Successful Gun Amnesty Campaign, Austrailia

Well… there you have it.  The beat goes on.  Perhaps we need to wait until a real disaster occurs – like all the homes on the beach front go up in flames – for anything to change.  Although… maybe not.  Our national leadership certainly hasn’t pointed the way in the matter of disasters and law-making.  “1,516 mass shootings in 1,735 days” here in America according to theguardian.  Meanwhile, Congress hasn’t passed a single piece of gun control legislation, beyond voting in 2013 to renew an expiring ban on plastic firearms, which could potentially bypass security checkpoints at airports and other locations.

But, I digress.

When public pools were not an option…

Tuesday, October 3rd, 2017

FDR, October 27, 1944

I don’t remember if there was more than one public swimming pool in Alameda when I was growing up.  All I know is that I wasn’t allowed to go.  Not in all the years we lived there – from 1941 to 1947.  The reason I couldn’t go, no matter how hot it was in the summer, all boiled (ahem!) down to one word: polio.  Or, if you wanted to sound important, two words:  infantile paralysis.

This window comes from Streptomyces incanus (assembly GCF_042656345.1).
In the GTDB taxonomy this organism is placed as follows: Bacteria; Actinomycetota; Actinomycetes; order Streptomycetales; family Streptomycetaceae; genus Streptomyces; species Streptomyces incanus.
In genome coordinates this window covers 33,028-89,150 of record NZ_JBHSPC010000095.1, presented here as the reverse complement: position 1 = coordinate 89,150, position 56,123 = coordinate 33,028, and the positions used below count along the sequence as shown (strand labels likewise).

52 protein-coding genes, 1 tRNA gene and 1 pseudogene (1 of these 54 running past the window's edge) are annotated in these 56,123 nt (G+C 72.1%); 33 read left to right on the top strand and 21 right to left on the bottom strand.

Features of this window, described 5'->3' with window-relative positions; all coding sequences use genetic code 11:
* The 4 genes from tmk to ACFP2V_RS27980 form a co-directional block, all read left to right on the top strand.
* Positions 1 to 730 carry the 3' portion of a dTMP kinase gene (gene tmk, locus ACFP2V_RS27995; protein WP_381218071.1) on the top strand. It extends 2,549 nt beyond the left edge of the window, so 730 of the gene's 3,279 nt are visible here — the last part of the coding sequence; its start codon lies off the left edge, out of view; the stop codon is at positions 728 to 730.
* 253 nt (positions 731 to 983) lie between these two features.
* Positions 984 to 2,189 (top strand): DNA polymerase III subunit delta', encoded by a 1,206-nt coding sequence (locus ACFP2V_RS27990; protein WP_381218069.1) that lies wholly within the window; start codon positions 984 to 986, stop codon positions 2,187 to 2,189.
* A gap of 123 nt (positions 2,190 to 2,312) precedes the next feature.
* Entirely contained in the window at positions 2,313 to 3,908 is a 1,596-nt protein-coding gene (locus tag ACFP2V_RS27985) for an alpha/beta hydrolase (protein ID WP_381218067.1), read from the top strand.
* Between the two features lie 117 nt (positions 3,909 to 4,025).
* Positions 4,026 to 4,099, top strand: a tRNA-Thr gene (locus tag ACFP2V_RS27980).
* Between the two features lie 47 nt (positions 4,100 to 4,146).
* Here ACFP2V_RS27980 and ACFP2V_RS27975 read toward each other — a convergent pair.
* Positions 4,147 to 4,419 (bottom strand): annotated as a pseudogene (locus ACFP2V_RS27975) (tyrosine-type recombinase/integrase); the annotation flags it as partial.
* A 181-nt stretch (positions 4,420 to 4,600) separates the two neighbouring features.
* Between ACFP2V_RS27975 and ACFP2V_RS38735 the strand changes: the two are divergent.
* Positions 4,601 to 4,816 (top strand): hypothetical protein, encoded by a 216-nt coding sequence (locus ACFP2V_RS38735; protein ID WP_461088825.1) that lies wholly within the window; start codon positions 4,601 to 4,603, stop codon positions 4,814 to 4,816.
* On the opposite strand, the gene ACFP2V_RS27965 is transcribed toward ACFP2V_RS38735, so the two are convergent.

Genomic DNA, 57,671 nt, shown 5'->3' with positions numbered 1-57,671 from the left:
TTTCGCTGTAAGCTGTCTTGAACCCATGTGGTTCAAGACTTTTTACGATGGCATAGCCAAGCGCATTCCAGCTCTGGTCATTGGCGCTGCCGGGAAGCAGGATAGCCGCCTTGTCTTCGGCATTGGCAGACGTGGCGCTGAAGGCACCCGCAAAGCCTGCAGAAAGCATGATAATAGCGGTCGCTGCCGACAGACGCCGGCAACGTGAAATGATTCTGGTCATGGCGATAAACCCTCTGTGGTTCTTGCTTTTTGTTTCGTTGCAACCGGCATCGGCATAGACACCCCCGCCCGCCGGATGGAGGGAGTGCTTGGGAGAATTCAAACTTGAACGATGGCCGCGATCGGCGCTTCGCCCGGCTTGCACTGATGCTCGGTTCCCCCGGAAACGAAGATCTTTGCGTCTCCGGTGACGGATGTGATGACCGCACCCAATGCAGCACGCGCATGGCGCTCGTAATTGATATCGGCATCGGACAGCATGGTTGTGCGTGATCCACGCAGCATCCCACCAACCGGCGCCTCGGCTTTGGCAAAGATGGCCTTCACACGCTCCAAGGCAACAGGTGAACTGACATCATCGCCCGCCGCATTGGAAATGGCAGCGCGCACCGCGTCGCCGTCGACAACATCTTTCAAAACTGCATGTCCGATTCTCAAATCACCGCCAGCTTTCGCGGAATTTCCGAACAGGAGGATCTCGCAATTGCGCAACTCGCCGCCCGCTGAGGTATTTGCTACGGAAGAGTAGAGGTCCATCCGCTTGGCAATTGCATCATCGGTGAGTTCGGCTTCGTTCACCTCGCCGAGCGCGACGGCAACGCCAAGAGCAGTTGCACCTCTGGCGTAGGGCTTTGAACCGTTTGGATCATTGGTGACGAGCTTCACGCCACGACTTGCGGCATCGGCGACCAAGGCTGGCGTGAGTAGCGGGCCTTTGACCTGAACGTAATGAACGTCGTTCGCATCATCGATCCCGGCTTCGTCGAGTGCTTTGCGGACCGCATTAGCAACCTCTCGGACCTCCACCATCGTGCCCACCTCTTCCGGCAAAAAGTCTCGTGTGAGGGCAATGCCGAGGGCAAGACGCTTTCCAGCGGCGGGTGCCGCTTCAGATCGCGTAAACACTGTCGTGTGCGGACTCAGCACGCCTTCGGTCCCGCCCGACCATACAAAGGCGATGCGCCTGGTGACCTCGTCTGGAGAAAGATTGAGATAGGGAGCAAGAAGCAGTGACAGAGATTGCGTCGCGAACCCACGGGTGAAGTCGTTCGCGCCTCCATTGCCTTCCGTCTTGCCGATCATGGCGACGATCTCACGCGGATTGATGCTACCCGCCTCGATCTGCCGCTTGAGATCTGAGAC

Franklin Delano Roosevelt was our president when we moved to Alameda, just a few months ‘before Pearl Harbor.’  (That’s how we marked time in those years:  ‘before Pearl Harbor’ or ‘during the Depression’ or ‘after World War Two.)  President Roosevelt was a polio victim and, in an effort uncover its mysteries and to lend a helping hand to Americans suffering from the disease, he founded the National Foundation for Infantile Paralysis in 1938.

Football Fans in Indiana

Every school child knew of his Foundation.  We called it “The March of Dimes.  And until Jonas Salk, a grantee of some of the Foundation’s funding, developed his famous vaccine and it became available to the public in 1955, we gave our pennies and nickels and dimes and quarters to the effort.  And, in my case anyway, no going to public swimming pools.  That’s where (I was taught) you were most likely to catch the dreaded disease.